Earlier this year, we participated in Green Living Project’s Central American Expedition. The folks from Green Living Project came down to Bocas del Toro to check out how the community is supporting sustainable tourism. Tranquilo Bay, La Loma Jungle Lodge and Bocas Sustainable Tourism Alliance all participated. Check out this video and the page on Green Living’s website to learn more about their experience.

Tranquilo Bay & La Loma from Green Living Project on Vimeo.

Bocas del Toro 2010 Environmental Fair

Here is a long video summarizing the 2010 environmental fair put on by the Bocas del Toro Research Station of STRI. This video includes some of the exhibits and presentations during the fair. One of my favorite things about this fair is that it is all about teaching the children. We all know that our children are our future. This fair teaches them to value both the cultural and natural resources that Bocas has to offer. We appreciate that STRI puts this on each year and that each of the different groups participates.

Travel with a purpose

Last year around this time the US Ambassador to Panama, Barbara Stephenson, visited a variety of USAID funded projects in Bocas del Toro. I was fortunate to be included in one of those meetings as the Bocas Sustainable Tourism Alliance was created out of one of these USAID funded projects. The ambassador suggested that I look into Rick Steves’ books. So I did.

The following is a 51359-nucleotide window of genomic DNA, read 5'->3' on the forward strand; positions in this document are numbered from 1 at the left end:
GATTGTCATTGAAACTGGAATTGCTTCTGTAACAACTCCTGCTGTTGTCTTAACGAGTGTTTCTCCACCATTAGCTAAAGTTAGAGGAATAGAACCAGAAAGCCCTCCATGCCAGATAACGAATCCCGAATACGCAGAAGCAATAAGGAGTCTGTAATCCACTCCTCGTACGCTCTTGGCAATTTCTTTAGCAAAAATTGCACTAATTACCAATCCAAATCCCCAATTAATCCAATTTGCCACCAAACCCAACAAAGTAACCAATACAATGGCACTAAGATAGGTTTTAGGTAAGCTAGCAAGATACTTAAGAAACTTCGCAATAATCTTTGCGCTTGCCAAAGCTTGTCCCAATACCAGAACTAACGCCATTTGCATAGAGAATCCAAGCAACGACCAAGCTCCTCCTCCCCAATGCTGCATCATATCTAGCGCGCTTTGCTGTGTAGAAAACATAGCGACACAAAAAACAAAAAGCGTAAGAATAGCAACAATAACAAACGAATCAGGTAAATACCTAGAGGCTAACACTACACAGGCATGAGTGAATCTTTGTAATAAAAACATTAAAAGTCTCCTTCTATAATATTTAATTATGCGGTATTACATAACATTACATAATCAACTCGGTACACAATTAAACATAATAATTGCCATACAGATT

All of Rick Steves’ books and most of his website are related to travel to specific locations or tours, etc. that he himself offers. He has radio and television shows on public broadcasting in the United States. So, you could say he is well-travelled and has been exposed to many different countries and cultures. Given that I wasn’t going to be traveling to any of the specific locations for which Rick Steves has books, I selected a book which struck a cord with me: Travel as a Political Act.

Travel as a Political Act is a bit of an extreme title. I found it to be more of a book about traveling with a purpose. The book works through how to travel more thoughtfully to any destination. This is something that is extremely important to anyone who wants to participate in sustainable tourism. Our world is so interconnected at this point in time that to better understand people outside our own country helps us even within our own country or country of residency.

I personally came to realize how interconnected our world was several years ago. Do you remember when the oil and gas prices were climbing on a daily basis? It was crazy. All of my former colleagues in Houston, Texas were thrilled with the increasing prices as it meant their own personal incomes would increase. Bonuses, etc. are based upon the financial health of the corporation. Makes sense. Or does it?